0:06:03.1 S2: And what they are not naturally graded out, even if it’s something they have to do, how do you get them to passing grade, and then everything else they’re incredible at get them even better at it. And I think those are some of the things I learned as I grew in my career and the things I teach today and how I help companies today look at talents.
0:06:22.7 S1: Okay, yeah, that makes a lot of sense. What if somebody has a… They’re interested in something, they’re very good naturally at one thing, but they really would like to branch out and able… Really like to be able to do something different than maybe they’re not quite as good at it yet, do you kind of keep doing what they’re doing really well, or do you encourage them to branch out and encourage them to learn more and do something out of their comfort zone that you might be taking a gamble on the fact that they’re ever gonna be that good at it, but it’s just what they wanna do, how would you… How you do with something like that?
0:07:06.5 S2: I think that if there’s someone on your team that’s a great a player and they’re doing a fantastic job and they wanna try some new things, there’s nothing to lose, let them try because you don’t know what you think they may be great at, they might actually not be great at… You just thought that, that they may be even better at something else, and when we allow our teams and team members to do new things, try new tools or tasks or jobs or experiences, what we’re doing is we’re expanding their mind at work, spending what they see as their truth and their reality, your mind only knows what it’s seen, and so as we give new experiences to our team or expanding their views, we’re expanding how they see things, so if they’re adding on maybe some experiences to see how they do, they now see their current job even different and more than likely, see it in a new way that will help your business. So any time you can provide experiences for your team that they are excited about, do it.
0:08:09.3 S1: Yeah, yeah, I love that. I think that’s important to encourage people to do what they really wanna do, and then they… Everybody might decide that that wasn’t a good direction or like you said, I think that’s great too, that you might have thought that they were… They might have been really good at something, but even better at something else, you just really have to let them explore it and find out what they’re really good at, and that ultimately leads to growth personally for that employee and then as a whole for the company.
0:08:44.4 S2: Yeah, it’s interesting when you allow people to grow and you provide them avenues to grow, they’ll naturally grow in other ways too, and you create this culture of trying new things and it’s okay, it’s okay to say, Hey, I don’t know how to do this, but I’ll try to figure it out, and you think about innovation that we need in today’s world, that’s how it’s created know People come to me all the time and they’re like, My team doesn’t innovate, my team doesn’t make their own decisions, my team doesn’t do this and do that, and I’m like, Well, let’s talk about… Yeah, let’s talk about your actions and how you’re actually holding your team back through how you lead, and you’re not getting what you want because you’re not leading a way that fosters and grows that, so yeah, providing experiences, allowing people to grow is just a fantastic way to structure business.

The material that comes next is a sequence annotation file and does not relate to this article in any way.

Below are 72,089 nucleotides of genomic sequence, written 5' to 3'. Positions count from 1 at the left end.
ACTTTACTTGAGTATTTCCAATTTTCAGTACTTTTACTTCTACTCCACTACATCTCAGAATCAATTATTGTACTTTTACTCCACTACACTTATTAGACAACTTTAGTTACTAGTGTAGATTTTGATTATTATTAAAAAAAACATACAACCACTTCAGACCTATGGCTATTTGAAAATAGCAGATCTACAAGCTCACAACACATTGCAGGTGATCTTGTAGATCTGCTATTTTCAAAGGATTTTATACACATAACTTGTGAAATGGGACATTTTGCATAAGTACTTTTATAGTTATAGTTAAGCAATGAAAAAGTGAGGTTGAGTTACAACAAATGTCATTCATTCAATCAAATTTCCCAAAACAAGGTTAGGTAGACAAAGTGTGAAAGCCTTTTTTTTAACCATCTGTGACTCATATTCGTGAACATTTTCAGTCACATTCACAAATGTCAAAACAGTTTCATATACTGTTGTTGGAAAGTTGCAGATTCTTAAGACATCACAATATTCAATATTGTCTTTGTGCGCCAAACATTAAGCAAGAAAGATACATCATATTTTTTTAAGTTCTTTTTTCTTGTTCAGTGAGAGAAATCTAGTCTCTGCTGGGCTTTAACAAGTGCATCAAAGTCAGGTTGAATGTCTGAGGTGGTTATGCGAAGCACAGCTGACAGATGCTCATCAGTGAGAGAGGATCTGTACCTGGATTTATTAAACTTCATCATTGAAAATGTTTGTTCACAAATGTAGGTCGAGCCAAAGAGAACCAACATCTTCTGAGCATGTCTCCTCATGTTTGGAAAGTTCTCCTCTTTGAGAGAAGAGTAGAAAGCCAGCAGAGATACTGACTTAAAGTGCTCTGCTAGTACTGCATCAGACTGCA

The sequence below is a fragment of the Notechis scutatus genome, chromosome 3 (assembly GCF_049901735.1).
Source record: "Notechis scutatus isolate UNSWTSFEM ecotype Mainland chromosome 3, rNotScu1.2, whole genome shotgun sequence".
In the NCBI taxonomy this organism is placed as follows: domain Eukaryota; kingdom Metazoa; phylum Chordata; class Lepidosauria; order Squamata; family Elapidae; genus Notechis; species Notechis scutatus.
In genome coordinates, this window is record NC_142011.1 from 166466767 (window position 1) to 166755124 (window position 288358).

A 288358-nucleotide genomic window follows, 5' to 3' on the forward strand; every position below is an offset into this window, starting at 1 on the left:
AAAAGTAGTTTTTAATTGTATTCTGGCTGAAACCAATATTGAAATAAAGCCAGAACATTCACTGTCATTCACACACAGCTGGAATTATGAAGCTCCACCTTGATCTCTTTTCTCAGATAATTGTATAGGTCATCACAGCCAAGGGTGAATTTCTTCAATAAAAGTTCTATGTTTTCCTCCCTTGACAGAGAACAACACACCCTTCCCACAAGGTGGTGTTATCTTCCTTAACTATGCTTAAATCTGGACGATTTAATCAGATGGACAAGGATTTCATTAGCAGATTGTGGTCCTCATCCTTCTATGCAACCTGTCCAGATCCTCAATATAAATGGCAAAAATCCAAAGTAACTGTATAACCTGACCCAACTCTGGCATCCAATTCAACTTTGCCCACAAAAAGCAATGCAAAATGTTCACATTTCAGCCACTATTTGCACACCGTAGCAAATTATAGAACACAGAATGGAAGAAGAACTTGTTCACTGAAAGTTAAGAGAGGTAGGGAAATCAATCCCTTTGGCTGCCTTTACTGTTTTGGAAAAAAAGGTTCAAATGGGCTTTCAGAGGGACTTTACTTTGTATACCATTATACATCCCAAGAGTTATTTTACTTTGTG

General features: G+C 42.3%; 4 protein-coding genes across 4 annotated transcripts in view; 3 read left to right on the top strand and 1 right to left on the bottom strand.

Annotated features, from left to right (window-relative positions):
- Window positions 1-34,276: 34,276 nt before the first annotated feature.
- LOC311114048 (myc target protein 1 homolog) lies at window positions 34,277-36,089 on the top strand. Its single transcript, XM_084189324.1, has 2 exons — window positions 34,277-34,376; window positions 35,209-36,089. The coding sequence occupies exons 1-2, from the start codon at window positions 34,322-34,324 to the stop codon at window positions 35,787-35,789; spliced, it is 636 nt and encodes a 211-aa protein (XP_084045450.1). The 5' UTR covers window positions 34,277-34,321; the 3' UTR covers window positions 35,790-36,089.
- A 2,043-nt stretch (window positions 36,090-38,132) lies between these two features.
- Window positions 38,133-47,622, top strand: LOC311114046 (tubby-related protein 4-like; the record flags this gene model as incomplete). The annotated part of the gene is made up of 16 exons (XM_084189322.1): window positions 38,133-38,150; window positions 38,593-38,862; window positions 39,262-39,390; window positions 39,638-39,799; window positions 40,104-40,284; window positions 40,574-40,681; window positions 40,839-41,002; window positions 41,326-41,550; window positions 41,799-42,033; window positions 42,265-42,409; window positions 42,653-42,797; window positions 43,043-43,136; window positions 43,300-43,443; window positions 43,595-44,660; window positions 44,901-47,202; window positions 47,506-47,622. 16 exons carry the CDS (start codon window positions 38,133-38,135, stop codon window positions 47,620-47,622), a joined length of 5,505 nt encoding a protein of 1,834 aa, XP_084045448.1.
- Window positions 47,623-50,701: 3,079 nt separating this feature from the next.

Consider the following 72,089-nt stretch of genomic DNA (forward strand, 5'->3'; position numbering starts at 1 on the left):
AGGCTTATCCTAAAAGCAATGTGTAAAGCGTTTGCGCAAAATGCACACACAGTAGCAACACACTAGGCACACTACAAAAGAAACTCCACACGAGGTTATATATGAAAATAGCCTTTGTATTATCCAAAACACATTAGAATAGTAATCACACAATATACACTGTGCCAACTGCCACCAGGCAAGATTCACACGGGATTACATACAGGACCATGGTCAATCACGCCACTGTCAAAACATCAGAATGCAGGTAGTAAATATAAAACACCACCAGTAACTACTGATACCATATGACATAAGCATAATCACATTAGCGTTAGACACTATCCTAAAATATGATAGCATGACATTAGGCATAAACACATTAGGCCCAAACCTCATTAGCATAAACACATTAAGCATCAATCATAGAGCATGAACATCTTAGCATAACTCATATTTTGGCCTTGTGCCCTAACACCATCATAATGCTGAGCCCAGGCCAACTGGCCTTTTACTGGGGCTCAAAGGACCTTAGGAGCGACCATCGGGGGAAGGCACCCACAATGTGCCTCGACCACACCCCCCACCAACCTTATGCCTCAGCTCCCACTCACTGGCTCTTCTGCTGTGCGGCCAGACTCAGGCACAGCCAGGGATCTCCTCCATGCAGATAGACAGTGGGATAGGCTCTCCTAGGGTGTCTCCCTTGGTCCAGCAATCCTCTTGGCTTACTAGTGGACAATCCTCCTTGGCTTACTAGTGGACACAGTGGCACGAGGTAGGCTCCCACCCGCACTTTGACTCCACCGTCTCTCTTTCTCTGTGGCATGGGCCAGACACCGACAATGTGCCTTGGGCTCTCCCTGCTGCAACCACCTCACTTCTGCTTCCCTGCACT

0:09:32.4 S1: Yeah, that makes a lot of sense. So yeah, with three or four coaching, you focus on helping companies find that perfect fit for any position and fill out talent gaps, how does your team help identify talent to make sure that they’re the right hire, both in the short-term and the long-term, so not that it basically, in other words, that it doesn’t just look good on paper, but that person is gonna stick around for a while and help the company grow. Yeah.
0:10:02.0 S2: So one of the things that happens when we hire people, there’s a lot of things that go through our head, sometimes it’s just call recruiting and give me a body, and sometimes it is, I want a person to do job A, but we really haven’t done the work to decide, why is this job important, what are the impacts of this job, who will this job be working with? And so those are some of the skills that we teach people like how to really decide who to hire and why, then on top of that, we use OAD- organizational analyst and design, and it’s a pre-employment assessment that helps us recognize traits, and so we can interview people on skills and experience, but we can’t interview people on traits, an example of that would be their level of assertiveness, ’cause no one really can walk in and say, Well, I’m super assertive or I’m not sort of at all, and I know you want me to be in a position of high influence, and I’m not asserted, so I’m not gonna be able to do that, no one’s gonna tell you that, and those people don’t even know that about themselves, and so we have a tool that helps organizations not only get the right culture like we can interview our culture, we can interview to experience, we can interview to education, knowledge, but the trait to ad helps us get the right traits to the job, and we usually terminate people or people fail because of how the work gets done, not because they don’t know how to do the work, and that’s where Mahindra, it makes such a difference and get the right people in the right places, so then you can start to develop and train them.